Winter 2023

Time to Talk

The Irish Business and General Aviation Association’s second annual conference drew a large number of delegates and passionate speakers to Ireland’s Adare Manor hotel

The paucity of empty seats in the splendid conference room at the equally splendid Adare Manor in Ireland’s County Limerick showed that the second Irish Business and General Aviation Association (IBGAA) annual conference managed to attract a near-capacity audience. Held on 1 November, the packed day of interesting panels and presentations sparked often-lively question and answer sessions with delegates, while the number of young people in the room was encouraging.

Anyone familiar with similar events from the longer-standing business aviation associations – the IBGAA is just three years old – would have recognised some of the themes on the conference programme. Sustainability was a recurring subject and in response to a challenge from the floor, IBGAA Founding Chairman Josh Stewart determined that next year the organisation would report on the progress made against this year’s promises.

There were also one or two differences. First, as a new organisation, the IBGAA has chosen to ‘grow up’ alongside the Irish regulator, working closely with the authorities and government to nurture the business and general aviation communities. The universal ambition is to recreate Ireland as an English-speaking, EU-member business aviation hub, with Shannon Airport as its de facto heart, but reaching out across the country.

Second, the IBGAA is drawing Ireland’s luxury travel market into the business aviation fold, providing HNWIs not only with the means to travel but also a reason to arrive. In 2027, Adare will host the Ryder Cup, an event that will bring tens of thousands of fans to Adare. The IBGAA is keen to ensure those among them who arrive by business jet are aware of the luxury tourism Ireland has to offer and its potential investment opportunities.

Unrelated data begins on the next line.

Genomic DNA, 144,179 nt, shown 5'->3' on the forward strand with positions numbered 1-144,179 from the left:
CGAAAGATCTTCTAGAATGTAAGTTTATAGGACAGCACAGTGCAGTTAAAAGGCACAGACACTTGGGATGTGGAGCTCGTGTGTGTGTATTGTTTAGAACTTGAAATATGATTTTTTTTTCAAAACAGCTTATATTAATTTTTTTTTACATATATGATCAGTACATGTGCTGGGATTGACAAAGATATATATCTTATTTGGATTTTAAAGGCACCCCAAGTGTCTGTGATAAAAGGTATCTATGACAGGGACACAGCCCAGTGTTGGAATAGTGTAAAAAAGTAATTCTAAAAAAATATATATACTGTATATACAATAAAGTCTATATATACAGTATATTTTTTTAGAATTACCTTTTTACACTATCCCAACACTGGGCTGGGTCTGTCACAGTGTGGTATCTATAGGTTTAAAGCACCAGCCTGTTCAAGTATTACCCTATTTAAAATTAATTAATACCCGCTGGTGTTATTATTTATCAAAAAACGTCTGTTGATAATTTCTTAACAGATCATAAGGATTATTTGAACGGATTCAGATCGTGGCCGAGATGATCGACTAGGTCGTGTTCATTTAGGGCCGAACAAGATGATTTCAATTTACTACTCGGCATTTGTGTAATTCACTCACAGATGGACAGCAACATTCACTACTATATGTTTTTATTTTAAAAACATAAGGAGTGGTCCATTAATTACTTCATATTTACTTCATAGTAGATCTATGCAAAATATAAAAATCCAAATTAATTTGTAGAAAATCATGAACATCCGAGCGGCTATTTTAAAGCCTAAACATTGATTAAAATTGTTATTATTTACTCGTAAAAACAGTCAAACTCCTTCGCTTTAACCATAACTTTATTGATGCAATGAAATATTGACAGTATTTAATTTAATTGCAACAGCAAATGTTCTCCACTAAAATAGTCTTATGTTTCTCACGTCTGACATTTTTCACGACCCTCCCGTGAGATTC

Highlights
There were inevitably standout moments from the panels and individual speakers during the conference. EVA was initially impressed by Jack Chambers TD, Minister of State at the Department of Transport and at the Department of Environment, Climate and Communications. Describing the capabilities of Ireland’s civil aviation authority, Chambers referenced the country’s forthcoming digital aircraft register, which he described as ‘the first in the world for its broadness and comprehensiveness’. The system promises to make aircraft registration and airworthiness applications more straightforward, aligning with IBGAA’s ambitions for Ireland’s global aviation status.

Speaking on the Evolutionary Shifts panel, Declan Mangan, Head of Operations Transformation and Environment at Air Nav Ireland, revealed his organisation’s willingness to engage with business aviation operators to help maximise their efficiency in Irish airspace, while 4AIR President Kennedy Ricci provided seminal insight on SAF and carbon accounting.

Brian Cox, Chief Architect at Jaguar Land Rover, was a surprise, and perhaps unlikely, non-aviation addition to the Evolving Aviation panel. “I think innovation should be looked at holistically across organisations and across the industry,” he declared. “It’s very easy to focus on the technical aspects but when you step back, the core of innovation is people, their knowledge, vision and creativity. That should be applied to every facet of your industry. There are SAF, electrification, autonomous systems, and they must all fit into the wider ecosystem, the regulatory environment, the social infrastructure, your customers and the processes and systems in a business that enable all of this. Those processes and systems were probably built for another time and often, if you want to be innovative, you have to try a new approach. It’s about all the pieces, the HR structure, organisational structure, the way you think about things, the mindset and the people.”